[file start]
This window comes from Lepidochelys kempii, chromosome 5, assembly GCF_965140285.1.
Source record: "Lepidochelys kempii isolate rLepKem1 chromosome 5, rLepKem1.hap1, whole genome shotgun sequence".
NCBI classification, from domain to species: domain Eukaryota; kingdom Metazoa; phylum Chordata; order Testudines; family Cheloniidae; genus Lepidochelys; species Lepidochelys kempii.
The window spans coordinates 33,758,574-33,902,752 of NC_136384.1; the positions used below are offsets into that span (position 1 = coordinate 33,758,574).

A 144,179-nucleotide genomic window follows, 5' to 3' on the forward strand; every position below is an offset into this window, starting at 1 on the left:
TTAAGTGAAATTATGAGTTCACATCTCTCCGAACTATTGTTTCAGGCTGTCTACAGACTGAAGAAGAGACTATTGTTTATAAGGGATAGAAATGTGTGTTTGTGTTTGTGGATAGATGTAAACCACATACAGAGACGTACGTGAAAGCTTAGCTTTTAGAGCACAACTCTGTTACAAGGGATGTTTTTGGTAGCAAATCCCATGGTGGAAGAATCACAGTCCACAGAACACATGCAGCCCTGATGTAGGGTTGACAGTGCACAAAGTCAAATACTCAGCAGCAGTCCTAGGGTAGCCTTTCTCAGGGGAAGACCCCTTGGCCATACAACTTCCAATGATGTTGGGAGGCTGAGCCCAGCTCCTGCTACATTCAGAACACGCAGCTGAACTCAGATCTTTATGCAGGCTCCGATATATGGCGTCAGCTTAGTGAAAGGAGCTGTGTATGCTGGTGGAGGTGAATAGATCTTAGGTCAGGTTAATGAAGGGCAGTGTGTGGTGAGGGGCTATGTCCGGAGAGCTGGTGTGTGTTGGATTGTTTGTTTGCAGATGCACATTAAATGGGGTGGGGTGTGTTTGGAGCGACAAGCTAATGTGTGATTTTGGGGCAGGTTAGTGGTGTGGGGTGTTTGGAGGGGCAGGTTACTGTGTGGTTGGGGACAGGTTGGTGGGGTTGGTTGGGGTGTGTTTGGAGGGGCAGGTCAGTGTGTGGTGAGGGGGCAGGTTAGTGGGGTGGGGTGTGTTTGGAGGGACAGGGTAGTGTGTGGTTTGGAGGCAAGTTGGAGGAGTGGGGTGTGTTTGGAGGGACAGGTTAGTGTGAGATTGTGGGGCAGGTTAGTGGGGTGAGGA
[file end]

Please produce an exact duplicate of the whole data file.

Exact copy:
This window comes from Lepidochelys kempii, chromosome 5, assembly GCF_965140285.1.
Source record: "Lepidochelys kempii isolate rLepKem1 chromosome 5, rLepKem1.hap1, whole genome shotgun sequence".
NCBI classification, from domain to species: domain Eukaryota; kingdom Metazoa; phylum Chordata; order Testudines; family Cheloniidae; genus Lepidochelys; species Lepidochelys kempii.
The window spans coordinates 33,758,574-33,902,752 of NC_136384.1; the positions used below are offsets into that span (position 1 = coordinate 33,758,574).

A 144,179-nucleotide genomic window follows, 5' to 3' on the forward strand; every position below is an offset into this window, starting at 1 on the left:
TTAAGTGAAATTATGAGTTCACATCTCTCCGAACTATTGTTTCAGGCTGTCTACAGACTGAAGAAGAGACTATTGTTTATAAGGGATAGAAATGTGTGTTTGTGTTTGTGGATAGATGTAAACCACATACAGAGACGTACGTGAAAGCTTAGCTTTTAGAGCACAACTCTGTTACAAGGGATGTTTTTGGTAGCAAATCCCATGGTGGAAGAATCACAGTCCACAGAACACATGCAGCCCTGATGTAGGGTTGACAGTGCACAAAGTCAAATACTCAGCAGCAGTCCTAGGGTAGCCTTTCTCAGGGGAAGACCCCTTGGCCATACAACTTCCAATGATGTTGGGAGGCTGAGCCCAGCTCCTGCTACATTCAGAACACGCAGCTGAACTCAGATCTTTATGCAGGCTCCGATATATGGCGTCAGCTTAGTGAAAGGAGCTGTGTATGCTGGTGGAGGTGAATAGATCTTAGGTCAGGTTAATGAAGGGCAGTGTGTGGTGAGGGGCTATGTCCGGAGAGCTGGTGTGTGTTGGATTGTTTGTTTGCAGATGCACATTAAATGGGGTGGGGTGTGTTTGGAGCGACAAGCTAATGTGTGATTTTGGGGCAGGTTAGTGGTGTGGGGTGTTTGGAGGGGCAGGTTACTGTGTGGTTGGGGACAGGTTGGTGGGGTTGGTTGGGGTGTGTTTGGAGGGGCAGGTCAGTGTGTGGTGAGGGGGCAGGTTAGTGGGGTGGGGTGTGTTTGGAGGGACAGGGTAGTGTGTGGTTTGGAGGCAAGTTGGAGGAGTGGGGTGTGTTTGGAGGGACAGGTTAGTGTGAGATTGTGGGGCAGGTTAGTGGGGTGAGGA